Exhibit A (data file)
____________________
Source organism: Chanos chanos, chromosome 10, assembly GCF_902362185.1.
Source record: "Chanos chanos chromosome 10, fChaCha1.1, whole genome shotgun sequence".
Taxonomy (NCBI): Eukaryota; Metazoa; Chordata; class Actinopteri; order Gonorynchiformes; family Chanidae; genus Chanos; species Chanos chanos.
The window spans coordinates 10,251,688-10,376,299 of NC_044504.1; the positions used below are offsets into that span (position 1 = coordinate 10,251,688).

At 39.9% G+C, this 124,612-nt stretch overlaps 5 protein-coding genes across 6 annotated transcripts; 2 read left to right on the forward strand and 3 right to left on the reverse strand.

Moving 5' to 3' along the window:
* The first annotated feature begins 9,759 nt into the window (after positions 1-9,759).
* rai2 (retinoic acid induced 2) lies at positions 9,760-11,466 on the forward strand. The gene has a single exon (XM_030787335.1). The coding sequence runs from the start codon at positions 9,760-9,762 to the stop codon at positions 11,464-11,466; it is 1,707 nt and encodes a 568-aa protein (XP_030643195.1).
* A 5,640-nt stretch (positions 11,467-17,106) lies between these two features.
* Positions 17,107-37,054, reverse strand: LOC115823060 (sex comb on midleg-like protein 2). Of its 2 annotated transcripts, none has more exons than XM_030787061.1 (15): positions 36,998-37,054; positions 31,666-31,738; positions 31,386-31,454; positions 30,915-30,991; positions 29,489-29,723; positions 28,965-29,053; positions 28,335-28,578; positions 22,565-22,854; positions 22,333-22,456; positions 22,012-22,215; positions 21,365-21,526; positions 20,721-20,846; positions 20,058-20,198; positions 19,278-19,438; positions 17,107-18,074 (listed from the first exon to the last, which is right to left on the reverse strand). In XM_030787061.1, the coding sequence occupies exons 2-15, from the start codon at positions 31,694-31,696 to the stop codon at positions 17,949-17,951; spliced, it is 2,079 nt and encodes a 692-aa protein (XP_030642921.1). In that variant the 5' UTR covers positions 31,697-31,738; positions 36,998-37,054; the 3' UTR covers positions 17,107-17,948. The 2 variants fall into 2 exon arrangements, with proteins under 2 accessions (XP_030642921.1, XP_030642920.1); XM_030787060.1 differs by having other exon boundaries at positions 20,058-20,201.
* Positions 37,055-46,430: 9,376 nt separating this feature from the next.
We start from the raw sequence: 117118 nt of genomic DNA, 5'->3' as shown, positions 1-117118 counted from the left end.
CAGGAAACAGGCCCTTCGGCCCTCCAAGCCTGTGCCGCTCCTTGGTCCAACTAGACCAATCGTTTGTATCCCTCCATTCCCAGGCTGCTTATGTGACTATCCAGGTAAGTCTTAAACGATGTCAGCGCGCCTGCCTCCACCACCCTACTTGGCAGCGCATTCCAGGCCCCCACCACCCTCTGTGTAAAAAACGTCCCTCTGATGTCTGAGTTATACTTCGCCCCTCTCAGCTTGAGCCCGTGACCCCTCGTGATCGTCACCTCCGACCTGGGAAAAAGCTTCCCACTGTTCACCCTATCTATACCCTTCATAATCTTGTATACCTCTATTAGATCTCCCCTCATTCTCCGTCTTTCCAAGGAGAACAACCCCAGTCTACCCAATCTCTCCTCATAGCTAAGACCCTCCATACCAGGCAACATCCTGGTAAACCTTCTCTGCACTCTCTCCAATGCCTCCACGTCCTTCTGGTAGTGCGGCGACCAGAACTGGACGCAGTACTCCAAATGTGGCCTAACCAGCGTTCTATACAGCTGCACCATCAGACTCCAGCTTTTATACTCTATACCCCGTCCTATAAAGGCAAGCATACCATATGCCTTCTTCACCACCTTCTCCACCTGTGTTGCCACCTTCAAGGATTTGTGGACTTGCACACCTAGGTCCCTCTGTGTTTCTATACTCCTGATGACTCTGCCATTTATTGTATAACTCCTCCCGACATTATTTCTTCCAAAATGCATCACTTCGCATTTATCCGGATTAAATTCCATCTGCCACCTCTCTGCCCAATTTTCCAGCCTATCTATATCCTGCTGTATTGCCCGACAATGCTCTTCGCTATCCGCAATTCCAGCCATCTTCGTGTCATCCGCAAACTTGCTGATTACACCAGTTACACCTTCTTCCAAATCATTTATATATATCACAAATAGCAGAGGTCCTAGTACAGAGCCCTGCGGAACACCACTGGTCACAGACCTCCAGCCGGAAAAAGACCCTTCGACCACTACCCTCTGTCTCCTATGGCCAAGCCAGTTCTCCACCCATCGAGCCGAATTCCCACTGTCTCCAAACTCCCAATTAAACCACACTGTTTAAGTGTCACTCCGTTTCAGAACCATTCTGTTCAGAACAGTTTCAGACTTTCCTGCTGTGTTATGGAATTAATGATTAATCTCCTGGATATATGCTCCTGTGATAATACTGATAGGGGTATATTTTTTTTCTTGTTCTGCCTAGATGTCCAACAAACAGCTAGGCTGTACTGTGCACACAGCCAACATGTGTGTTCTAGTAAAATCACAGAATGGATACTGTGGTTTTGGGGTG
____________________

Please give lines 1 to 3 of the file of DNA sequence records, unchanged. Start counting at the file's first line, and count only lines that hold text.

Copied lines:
Source organism: Chanos chanos, chromosome 10, assembly GCF_902362185.1.
Source record: "Chanos chanos chromosome 10, fChaCha1.1, whole genome shotgun sequence".
Taxonomy (NCBI): Eukaryota; Metazoa; Chordata; class Actinopteri; order Gonorynchiformes; family Chanidae; genus Chanos; species Chanos chanos.